Arithmetic exception, numeric overflow, or string truncation


This error message can be caused by various things, and it's isn't always easy to determine the cause. The best method is to remove parts of the query one-by-one until you discover the problematic one. This error message is actually the same for different kind of errors. Here are the causes and explanations:

1. Division by zero

Take a look and see if you have any divisions in your equasions. Is it possible that some of the values can be zero? If this is the case, you can use the CASE statement to replace the zero with something else. Or you can use DZERO function from rFunc UDF library. Examples:

select 1/0 from rdb$database;
select dzero(1, 0, 0) from rdb$database;

Please note that DZERO would return zero even for NULL input. Depending on your requirements, it might be better to use CASE (which is available since Firebird 1.5). Here's an example showing how to use CASE:

CREATE TABLE test ( x integer );
COMMIT;
INSERT INTO TEST (X) VALUES (NULL);
INSERT INTO TEST (X) VALUES (1);
INSERT INTO TEST (X) VALUES (0);

SELECT x, CASE when x = 0 then 0 else 10/x END
FROM test;


2. Arithmetic overflow

If you use fixed precision datatypes (smallint, integer, bigint, decimal and numeric), it is possible that the result of calculation doesn't fit the datatype. Try casting the values in complex expressions as double precision and see whether the error goes away. If it works and you don't care about being too precise, you can leave it at that. Otherwise you need to check every operation and calculate the result.

Here's an example: if you multiply 9.12 with 8.11 (both numeric(18,2)) you would get 73.9632. If Firebird would store that into numeric(18,2) datatype, we would lose 0.0032. Doesn't look much, but when you have complex calculations, you can easily loose thousands (dollars or euros). Therefore, the result is stored in numeric(18,4).

Problems are rarely seen with such low precision as 2. Let's use some bigger precision. For example, numeric(18,6) times numeric(18,6) yields numeric(18,12) result, meaning that maximal value it can store is 9223372.036854775807. If (for example) you wish to keep only 6 digits of precision, you could use something like:

cast(value1 as numeric(18,3)) * cast(value2 as numeric(18,3))

which would yield numeric(18,6) result, but it is quite possible that you would get more accurate result by casting to double:

cast(cast(value1 as double precision) * cast(value2 as double precision) as numeric(18,6))


Also, if you have mixed multiplications and divisions it helps to change the order of operations, so that the overflow doesn't happen.


3. String truncation

It happens when the concatenated string doesn't fit the underlying CHAR or VARCHAR datatype size. If the result goes into a table column, perhaps it's a valid error. Or maybe you really need to increase the column size. Similar goes for intermediary values stored in stored procedure or trigger variables.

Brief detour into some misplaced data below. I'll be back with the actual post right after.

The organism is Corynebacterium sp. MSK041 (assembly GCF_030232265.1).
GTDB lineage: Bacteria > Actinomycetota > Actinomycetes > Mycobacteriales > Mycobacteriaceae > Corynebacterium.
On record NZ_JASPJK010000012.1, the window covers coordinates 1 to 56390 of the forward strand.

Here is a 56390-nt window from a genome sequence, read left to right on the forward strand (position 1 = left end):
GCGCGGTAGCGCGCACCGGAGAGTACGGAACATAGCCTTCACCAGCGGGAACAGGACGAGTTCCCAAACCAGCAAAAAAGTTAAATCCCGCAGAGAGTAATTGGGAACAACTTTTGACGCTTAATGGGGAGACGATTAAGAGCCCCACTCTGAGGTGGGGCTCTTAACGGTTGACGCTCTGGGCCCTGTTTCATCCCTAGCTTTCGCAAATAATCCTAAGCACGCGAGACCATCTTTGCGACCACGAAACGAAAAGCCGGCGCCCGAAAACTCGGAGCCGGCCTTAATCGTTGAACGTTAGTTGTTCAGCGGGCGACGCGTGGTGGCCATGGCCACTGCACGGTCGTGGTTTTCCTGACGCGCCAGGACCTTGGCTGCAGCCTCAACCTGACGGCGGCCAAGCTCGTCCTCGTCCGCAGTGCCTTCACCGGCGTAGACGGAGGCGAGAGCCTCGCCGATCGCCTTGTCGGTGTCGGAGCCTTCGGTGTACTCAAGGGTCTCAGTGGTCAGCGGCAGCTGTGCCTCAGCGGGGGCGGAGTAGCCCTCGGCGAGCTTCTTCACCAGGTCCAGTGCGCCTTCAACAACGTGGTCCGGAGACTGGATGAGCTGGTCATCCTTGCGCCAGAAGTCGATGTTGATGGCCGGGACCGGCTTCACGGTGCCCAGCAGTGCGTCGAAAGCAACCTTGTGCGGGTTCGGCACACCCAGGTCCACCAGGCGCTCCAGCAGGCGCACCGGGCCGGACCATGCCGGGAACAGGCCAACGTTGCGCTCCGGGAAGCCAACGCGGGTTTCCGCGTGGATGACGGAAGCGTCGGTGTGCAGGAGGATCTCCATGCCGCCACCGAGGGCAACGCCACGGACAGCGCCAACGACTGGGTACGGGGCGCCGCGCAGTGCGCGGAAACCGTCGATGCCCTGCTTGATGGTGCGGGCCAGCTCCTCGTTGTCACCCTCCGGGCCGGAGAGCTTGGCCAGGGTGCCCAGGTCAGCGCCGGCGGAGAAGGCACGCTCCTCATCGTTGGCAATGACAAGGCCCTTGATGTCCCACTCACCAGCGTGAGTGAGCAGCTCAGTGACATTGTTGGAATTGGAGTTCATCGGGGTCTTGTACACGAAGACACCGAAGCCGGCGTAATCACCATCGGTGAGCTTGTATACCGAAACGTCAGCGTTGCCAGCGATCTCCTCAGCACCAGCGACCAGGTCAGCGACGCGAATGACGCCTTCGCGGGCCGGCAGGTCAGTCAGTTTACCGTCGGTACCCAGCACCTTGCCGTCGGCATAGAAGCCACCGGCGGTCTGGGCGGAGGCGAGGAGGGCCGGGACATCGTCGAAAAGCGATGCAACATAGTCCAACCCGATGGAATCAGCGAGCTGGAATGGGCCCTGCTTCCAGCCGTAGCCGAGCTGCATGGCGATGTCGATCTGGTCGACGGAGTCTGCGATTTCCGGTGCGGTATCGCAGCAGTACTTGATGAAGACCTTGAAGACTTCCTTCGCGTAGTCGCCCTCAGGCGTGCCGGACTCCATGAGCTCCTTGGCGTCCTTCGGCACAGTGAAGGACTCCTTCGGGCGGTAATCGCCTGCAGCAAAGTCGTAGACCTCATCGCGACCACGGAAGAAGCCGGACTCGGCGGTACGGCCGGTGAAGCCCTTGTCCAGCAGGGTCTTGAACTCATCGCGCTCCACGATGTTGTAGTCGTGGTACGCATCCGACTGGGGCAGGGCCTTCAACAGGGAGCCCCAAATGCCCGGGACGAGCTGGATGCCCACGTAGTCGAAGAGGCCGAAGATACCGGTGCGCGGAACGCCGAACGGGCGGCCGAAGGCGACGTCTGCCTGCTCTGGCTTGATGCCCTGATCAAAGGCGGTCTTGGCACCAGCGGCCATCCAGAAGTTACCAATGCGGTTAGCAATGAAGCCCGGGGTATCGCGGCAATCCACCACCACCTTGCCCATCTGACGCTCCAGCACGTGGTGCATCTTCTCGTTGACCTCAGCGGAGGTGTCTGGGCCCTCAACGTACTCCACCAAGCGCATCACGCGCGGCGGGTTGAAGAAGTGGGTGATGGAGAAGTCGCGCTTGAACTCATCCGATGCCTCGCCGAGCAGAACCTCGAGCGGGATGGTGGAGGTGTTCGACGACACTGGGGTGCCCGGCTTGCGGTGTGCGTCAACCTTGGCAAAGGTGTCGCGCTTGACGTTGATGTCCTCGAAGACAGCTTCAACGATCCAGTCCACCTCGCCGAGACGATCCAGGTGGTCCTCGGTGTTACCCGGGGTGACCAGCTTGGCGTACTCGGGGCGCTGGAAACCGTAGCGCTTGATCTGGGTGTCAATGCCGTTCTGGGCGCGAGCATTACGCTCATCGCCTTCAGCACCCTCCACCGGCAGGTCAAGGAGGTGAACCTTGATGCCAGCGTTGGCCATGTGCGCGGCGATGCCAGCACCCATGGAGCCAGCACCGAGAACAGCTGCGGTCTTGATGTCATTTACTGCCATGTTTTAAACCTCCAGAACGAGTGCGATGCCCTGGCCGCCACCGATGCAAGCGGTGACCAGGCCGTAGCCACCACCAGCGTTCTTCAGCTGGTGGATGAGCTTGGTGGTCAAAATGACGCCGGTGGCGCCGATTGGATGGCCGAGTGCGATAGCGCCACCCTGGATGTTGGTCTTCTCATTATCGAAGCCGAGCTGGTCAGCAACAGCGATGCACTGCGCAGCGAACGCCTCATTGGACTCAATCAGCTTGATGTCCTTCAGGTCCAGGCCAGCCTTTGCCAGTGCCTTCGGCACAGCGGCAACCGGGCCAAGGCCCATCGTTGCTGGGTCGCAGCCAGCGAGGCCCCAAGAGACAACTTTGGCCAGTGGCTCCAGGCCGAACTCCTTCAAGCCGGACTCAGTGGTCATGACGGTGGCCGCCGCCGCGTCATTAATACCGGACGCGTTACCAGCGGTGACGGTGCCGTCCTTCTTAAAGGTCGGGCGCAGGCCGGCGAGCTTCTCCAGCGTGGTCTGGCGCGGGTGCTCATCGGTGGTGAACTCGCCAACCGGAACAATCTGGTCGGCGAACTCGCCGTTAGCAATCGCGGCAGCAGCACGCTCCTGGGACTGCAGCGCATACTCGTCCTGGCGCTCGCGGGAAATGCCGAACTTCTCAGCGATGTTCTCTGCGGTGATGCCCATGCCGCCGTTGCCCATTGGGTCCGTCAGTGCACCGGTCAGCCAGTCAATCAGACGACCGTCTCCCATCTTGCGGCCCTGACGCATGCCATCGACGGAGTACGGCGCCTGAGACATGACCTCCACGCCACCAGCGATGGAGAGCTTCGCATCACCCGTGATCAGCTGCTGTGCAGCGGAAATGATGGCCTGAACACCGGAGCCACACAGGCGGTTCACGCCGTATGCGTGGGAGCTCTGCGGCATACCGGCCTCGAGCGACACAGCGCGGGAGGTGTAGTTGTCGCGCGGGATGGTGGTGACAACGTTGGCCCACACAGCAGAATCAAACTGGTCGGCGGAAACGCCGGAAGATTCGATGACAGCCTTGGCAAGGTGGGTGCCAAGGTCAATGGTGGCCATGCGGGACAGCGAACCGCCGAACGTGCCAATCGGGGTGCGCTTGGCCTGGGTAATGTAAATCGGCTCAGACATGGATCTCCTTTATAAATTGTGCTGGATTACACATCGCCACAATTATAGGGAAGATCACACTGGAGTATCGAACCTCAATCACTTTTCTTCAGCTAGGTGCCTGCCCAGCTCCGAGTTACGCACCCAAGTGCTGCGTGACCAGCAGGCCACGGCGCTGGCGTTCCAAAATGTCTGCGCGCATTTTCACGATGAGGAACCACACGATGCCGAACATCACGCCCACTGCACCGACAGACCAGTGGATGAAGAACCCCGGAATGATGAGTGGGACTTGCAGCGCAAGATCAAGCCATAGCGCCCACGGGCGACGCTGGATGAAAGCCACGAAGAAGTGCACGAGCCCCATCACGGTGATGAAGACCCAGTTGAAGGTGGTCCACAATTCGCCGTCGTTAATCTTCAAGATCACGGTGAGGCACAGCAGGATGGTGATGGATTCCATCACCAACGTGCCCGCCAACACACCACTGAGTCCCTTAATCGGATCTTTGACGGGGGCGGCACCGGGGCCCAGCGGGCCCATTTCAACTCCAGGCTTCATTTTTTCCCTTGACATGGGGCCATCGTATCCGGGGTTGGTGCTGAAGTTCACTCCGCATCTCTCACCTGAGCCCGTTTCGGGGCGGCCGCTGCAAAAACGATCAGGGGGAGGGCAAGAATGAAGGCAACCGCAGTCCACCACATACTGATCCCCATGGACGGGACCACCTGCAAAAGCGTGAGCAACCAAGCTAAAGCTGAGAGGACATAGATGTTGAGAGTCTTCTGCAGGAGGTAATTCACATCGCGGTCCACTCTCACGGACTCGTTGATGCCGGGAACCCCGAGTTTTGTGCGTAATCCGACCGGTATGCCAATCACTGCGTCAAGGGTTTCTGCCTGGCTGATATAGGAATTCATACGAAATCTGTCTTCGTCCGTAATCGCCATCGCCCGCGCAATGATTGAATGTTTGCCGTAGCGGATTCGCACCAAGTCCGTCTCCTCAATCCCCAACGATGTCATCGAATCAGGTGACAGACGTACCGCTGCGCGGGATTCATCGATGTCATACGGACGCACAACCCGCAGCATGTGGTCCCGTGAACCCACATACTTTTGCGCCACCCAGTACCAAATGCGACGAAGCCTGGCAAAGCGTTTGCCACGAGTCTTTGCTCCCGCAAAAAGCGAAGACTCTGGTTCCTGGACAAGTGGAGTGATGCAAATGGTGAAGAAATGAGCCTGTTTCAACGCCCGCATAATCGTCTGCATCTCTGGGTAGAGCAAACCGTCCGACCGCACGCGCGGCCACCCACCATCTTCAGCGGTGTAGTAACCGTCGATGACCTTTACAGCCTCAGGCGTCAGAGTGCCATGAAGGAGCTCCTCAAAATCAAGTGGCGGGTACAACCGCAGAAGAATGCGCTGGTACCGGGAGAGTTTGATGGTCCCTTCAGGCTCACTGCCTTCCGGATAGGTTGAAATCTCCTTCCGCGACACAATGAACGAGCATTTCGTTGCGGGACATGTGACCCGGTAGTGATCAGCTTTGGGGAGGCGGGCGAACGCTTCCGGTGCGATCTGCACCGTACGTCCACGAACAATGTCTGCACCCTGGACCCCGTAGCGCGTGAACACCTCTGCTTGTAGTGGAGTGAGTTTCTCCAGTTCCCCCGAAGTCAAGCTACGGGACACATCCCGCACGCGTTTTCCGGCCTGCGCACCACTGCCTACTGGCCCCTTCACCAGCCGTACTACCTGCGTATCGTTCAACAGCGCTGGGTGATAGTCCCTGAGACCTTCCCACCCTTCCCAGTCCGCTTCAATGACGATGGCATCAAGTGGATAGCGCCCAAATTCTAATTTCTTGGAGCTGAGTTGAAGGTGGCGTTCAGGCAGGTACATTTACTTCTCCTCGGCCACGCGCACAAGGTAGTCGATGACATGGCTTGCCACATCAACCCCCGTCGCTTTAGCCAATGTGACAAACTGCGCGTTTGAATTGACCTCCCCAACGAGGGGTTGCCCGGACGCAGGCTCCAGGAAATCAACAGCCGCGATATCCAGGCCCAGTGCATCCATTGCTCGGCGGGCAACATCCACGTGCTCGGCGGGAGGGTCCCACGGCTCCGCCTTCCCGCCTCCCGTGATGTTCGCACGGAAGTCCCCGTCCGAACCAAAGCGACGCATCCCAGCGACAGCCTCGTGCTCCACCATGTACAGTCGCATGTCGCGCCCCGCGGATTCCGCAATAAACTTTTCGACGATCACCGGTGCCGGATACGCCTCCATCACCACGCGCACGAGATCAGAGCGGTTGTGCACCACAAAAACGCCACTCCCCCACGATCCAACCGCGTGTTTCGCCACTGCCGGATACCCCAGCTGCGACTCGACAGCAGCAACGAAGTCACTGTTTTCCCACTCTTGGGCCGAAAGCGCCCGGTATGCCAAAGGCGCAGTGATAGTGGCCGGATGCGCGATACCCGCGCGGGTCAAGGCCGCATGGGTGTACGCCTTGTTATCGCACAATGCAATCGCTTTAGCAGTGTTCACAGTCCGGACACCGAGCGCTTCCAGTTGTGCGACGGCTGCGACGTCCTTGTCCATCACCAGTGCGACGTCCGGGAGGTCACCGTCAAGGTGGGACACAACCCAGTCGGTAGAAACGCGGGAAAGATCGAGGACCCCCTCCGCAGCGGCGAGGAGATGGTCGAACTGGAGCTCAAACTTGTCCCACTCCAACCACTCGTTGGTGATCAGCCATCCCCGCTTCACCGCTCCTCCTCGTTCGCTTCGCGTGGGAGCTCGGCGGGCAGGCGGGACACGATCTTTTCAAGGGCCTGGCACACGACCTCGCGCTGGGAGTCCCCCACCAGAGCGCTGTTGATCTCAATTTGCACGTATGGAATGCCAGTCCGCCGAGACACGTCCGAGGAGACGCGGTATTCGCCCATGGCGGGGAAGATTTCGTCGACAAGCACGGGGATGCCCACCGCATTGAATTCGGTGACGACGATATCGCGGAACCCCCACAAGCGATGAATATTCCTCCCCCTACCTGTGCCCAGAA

4. Character transliteration failed

This happens when you have data in database stored in one character set, but the transliteration to required character set fails. There are various points where character set transliteration occurs. There is an automatic one:

Every piece of data you retrieve from database (via SELECT or otherwise) is transliterated from character set of database table's column to connection character set. If character sets are too different, there will be two traslations: first from column charset to Unicode and then from Unicode to the connection charset.

Also, you can request transliteration manually by CASTing the column to another charset, example:

CAST(column_name AS varchar(100) character set WIN1251).

The reason that transliteration can fail is that simply some characters don't exist in certain character sets. For example, WIN1252 doesn't contain any Cyrillic characters, so if you use connection charset WIN1252 and try to SELECT from a column with Cyrillic characters, you may get such error.

In modern internationalized computer world, it is best to use Unicode or UTF8 in your applications and UTF8 connection character - if your connectivity library has provisions for it. And make sure you use at least Firebird 2.0, which has excellent UTF8 support.


5. Wrong order of parameters when using DotNetFirebird

The order in which Parameters are added to a FbCommand when using DotNetFirebird might cause the -303 exception with the hint "Arithmetic exception, numeric overflow, or string truncation". The order of the parameters has to fit the order of the params in the stored procedure - otherwise the exception will be thrown. Example (.NET, C#, DotNetFirebird (using FirebirdSql.Data.FirebirdClient;)):

FbCommand CMD = new FbCommand("TBLTEXT_ADDTEXT", cnn);
CMD.Parameters.Add("TEXT1", FbDbType.VarChar, 600).Value = strText1;
CMD.Parameters.Add("TEXT2", FbDbType.VarChar, 600).Value = strText2;
CMD.CommandType = CommandType.StoredProcedure;
CMD.ExecuteNonQuery();

If the order of the parameters inside the procedure "TBLTEXT_ADDTEXT" differ from the order in which youŽre adding parameters to the FbCommand-Object, youŽll receive the -303 error.


Note: Section 5 of this FAQ was contributed by Andre Bonin.


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